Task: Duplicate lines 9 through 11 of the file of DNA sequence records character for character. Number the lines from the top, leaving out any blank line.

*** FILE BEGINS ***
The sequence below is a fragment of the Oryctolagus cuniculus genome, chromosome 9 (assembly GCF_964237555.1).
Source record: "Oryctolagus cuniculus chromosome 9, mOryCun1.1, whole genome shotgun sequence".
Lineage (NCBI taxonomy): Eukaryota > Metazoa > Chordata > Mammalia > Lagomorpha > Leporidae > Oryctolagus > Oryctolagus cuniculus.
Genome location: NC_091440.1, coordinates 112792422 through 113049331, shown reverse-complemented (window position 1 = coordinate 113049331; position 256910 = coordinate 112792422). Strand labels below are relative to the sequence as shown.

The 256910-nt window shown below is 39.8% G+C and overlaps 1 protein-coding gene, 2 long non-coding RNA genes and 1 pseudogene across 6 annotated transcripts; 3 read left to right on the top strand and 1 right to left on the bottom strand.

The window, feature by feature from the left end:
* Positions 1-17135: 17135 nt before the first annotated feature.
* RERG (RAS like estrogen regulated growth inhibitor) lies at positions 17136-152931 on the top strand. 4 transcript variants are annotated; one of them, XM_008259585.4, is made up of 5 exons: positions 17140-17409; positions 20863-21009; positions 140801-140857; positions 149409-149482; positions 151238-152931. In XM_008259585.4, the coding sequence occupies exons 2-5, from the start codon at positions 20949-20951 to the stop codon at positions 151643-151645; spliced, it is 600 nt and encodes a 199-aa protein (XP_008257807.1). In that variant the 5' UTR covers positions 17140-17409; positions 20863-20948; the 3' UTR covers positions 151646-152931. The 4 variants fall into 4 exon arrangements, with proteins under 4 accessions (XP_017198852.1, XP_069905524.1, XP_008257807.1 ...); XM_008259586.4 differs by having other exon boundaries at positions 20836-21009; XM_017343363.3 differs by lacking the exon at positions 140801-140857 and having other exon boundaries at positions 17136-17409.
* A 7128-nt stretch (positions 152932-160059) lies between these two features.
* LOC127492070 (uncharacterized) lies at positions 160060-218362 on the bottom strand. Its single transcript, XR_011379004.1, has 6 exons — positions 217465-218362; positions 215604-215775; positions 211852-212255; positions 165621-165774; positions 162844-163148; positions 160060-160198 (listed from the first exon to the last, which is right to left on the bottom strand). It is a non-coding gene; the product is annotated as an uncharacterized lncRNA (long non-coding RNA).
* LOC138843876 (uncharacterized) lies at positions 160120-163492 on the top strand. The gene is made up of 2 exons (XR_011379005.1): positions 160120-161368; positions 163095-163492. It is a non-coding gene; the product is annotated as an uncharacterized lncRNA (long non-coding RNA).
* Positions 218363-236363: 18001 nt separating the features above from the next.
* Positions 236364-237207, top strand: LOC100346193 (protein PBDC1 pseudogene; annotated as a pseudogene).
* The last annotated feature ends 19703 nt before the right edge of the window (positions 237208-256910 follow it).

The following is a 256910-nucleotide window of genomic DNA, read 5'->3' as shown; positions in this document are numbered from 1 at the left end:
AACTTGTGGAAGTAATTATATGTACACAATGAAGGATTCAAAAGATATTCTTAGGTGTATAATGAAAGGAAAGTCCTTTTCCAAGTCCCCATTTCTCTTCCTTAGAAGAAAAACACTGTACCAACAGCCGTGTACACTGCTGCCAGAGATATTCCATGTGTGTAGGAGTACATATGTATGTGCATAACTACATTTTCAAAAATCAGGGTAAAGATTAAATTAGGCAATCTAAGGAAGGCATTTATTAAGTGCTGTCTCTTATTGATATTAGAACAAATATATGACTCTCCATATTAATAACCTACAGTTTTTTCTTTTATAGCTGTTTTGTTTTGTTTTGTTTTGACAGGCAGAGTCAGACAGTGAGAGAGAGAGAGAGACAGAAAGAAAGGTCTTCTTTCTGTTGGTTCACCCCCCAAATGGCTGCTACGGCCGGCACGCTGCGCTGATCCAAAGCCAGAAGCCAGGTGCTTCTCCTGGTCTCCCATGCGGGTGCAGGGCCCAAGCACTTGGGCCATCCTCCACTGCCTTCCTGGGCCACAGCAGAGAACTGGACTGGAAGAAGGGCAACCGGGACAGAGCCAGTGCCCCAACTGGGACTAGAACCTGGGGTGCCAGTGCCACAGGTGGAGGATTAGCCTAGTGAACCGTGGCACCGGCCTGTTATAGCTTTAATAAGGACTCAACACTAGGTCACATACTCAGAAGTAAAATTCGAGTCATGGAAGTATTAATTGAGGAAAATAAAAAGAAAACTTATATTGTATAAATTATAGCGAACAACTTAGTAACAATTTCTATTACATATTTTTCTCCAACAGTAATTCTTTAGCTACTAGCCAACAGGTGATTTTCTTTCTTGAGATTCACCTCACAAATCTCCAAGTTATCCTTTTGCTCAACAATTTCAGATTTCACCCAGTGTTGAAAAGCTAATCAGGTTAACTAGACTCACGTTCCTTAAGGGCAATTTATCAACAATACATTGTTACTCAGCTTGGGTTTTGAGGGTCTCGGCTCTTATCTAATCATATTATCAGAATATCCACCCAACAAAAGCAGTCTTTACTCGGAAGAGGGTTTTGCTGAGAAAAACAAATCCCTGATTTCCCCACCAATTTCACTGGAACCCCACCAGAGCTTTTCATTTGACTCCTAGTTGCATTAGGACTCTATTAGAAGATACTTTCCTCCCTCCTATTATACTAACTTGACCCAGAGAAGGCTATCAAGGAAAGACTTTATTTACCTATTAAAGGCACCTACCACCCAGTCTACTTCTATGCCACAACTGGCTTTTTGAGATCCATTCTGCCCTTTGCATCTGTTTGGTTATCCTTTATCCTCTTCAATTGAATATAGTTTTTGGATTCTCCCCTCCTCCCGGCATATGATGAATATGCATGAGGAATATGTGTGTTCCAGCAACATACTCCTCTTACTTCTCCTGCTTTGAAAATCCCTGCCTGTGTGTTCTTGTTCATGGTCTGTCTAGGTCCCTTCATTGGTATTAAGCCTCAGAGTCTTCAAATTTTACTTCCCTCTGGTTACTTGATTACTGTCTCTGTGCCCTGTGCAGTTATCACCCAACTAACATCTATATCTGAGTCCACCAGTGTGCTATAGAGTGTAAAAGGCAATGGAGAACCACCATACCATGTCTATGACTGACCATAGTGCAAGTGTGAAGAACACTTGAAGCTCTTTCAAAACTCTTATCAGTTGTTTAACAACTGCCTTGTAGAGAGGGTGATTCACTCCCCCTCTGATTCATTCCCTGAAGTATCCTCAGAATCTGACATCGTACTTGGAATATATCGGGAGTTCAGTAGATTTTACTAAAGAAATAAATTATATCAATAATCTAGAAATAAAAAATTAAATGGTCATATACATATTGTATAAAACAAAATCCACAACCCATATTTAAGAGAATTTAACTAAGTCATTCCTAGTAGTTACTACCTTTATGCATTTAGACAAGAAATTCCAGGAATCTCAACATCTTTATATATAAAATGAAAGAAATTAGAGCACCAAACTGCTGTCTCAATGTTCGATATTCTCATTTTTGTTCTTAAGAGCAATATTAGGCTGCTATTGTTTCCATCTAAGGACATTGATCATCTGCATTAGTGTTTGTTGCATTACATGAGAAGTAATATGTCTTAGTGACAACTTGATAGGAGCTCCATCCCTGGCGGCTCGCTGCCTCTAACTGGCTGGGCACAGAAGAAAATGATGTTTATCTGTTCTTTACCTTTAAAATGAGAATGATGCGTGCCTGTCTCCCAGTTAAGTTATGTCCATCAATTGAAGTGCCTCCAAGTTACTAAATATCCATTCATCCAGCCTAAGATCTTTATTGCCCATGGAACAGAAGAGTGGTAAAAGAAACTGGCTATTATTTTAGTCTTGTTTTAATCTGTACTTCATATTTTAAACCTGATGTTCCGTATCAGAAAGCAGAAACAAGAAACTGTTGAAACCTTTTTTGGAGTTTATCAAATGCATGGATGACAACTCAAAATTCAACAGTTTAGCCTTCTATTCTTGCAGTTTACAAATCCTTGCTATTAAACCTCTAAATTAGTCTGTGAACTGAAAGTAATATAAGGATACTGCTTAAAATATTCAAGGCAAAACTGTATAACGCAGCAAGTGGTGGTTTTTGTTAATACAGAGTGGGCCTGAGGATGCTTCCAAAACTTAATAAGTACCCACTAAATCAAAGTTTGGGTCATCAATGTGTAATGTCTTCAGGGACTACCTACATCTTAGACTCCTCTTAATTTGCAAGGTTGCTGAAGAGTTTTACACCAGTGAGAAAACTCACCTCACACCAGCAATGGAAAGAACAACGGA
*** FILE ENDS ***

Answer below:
* A 7128-nt stretch (positions 152932-160059) lies between these two features.
* LOC127492070 (uncharacterized) lies at positions 160060-218362 on the bottom strand. Its single transcript, XR_011379004.1, has 6 exons — positions 217465-218362; positions 215604-215775; positions 211852-212255; positions 165621-165774; positions 162844-163148; positions 160060-160198 (listed from the first exon to the last, which is right to left on the bottom strand). It is a non-coding gene; the product is annotated as an uncharacterized lncRNA (long non-coding RNA).
* LOC138843876 (uncharacterized) lies at positions 160120-163492 on the top strand. The gene is made up of 2 exons (XR_011379005.1): positions 160120-161368; positions 163095-163492. It is a non-coding gene; the product is annotated as an uncharacterized lncRNA (long non-coding RNA).